I would put you in the sort of outlier category of not getting noticed at all for years in the end. And so coming off, however, successful or unsuccessful TravelGuru was, it was an outcome that met its end state and I think I have immense respect for founders who are able to deliver that irrespective of the dollar value attached to it.

So I would've thought, and I know second-time founders were not hot and sexy back then in 2014-2015, but I would've thought people would've been all over to say, “Hey, Ashwin, what are you starting next? Here's my cheque, I'm backing you. I know you're a rock star” which is happening a lot now.

Ashwin: That's what even I thought but that was not the case.

Karthik: What happened? Why didn't people believe what you were doing? A little bit of that would be great for founders to hear. Firstly, nobody had heard of you till three years ago, I think in the popular venture space because you haven't raised too much money. You were under the radar and suddenly out of the blue, you are like one of the big boys in EdTech in India. So what happened? What are the gaps missing in people's understanding of the journey? 

Ashwin: Eruditus started in 2010.

Karthik: Oh as early as 2010, okay.

Ashwin: Correct. And we raised capital in 2017. Some of my learnings from TravelGuru were plowed back into Eruditus so that we said, why can't we run profitably? Why do we have to raise external capital? Why don't we scale through just good unit metrics? In fact, one of my best professors at Harvard Business School, Professor Bill Sahlman. He said, what is the best form of fundraising? And then there's a pause and he said, from the customer.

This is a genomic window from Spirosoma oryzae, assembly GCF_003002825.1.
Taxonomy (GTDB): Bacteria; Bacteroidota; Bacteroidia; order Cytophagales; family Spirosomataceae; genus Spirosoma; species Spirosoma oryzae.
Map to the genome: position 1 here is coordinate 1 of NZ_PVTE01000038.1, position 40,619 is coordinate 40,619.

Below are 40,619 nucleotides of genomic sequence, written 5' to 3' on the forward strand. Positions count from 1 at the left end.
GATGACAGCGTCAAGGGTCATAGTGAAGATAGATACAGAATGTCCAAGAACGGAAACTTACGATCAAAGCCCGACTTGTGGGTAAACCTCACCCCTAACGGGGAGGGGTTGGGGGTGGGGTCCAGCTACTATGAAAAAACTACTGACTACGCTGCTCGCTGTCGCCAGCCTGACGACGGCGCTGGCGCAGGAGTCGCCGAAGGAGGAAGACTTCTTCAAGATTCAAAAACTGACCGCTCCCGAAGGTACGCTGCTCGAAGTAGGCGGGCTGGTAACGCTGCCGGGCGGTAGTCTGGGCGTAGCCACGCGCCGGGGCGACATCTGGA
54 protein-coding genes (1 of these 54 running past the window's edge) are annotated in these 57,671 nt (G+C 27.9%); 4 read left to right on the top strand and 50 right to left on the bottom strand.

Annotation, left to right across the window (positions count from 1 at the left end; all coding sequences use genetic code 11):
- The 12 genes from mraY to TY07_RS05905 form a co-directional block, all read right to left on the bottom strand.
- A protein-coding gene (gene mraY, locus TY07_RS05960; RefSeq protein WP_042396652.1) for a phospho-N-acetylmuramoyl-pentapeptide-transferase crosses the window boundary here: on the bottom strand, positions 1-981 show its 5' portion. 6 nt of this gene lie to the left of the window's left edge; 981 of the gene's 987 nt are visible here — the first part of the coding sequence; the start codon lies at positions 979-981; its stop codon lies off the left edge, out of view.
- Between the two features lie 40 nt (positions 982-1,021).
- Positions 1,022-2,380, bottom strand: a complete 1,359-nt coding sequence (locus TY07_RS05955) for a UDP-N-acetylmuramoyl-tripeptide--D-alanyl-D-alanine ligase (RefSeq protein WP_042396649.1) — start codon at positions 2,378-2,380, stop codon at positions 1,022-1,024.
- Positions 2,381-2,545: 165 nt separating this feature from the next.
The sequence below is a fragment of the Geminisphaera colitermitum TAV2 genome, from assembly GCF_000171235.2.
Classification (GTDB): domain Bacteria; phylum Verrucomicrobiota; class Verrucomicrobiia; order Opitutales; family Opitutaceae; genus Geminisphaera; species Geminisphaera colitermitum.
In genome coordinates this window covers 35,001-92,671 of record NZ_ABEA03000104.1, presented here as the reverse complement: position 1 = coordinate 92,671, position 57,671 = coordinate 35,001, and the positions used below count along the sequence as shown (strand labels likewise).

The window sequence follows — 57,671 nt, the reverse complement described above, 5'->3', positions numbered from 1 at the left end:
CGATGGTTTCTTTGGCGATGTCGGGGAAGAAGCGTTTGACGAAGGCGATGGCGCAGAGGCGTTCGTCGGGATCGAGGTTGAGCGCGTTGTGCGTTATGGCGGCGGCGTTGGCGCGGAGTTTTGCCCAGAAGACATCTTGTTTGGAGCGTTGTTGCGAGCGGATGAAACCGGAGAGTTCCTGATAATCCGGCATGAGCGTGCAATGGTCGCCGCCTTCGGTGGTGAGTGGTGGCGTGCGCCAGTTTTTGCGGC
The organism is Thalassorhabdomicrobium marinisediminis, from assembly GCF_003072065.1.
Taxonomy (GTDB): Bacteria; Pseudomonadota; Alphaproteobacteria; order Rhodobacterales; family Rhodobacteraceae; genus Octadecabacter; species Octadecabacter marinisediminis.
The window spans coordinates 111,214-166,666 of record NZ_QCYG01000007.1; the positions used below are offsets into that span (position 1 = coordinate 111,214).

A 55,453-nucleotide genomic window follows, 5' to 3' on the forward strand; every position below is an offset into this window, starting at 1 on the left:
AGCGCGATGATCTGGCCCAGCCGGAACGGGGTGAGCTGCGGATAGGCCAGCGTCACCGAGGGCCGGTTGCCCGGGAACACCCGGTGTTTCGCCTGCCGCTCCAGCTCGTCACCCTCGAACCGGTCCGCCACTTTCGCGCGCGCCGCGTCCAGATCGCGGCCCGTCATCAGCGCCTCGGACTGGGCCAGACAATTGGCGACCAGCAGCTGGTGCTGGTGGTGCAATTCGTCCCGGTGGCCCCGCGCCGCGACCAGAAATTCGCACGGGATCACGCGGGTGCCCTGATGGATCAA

Karthik: Customer revenue! Yeah. 

Ashwin: But we are taught that it's from VC A, B, C, this system, Y Combinator, all of that, but not from customers. So that's what we did in Eruditus, though I took the class, I forgot that in TravelGuru, but in Eruditus, we did not. But then there came a point when we went online, then it was not possible for us to build the product; the courses required investment, and the tech require investment. So we could not have continued to kind of bootstrap, if we really wanted to scale and that ambition was always there.

Look, just because we didn't raise capital in the first 7 years, nobody should misconstrue that we did not have the ambition to build something big. And many times people have said this to me. Anyway, the ambition was there. We said we had to raise capital and we said, okay, this is a good time. So, I said, okay, look, now we've built a profitable company. We have grown from 0 to I think 10 million, second-time entrepreneurs, good education, all of this. So this should be fairly easy, but that is one of the many assumptions and mistakes that we made. And then I got asked this very interesting question by a VC in Bangalore. He said, are you a promoter or an entrepreneur? I said, what is that difference? Now, I know the difference apparently, but what is the difference? And in his mind, the fact that we were profitable and that we didn't raise the series A within six months, made me a promoter. The fact that we had not diluted and we still owned all of the company, literally means I'm a promoter. That means I didn't have the appetite and the hunger to grow, I was building a lifestyle business, so I was not investible. So, he was one of the many who said no.

Karthik: It happens even now, by the way.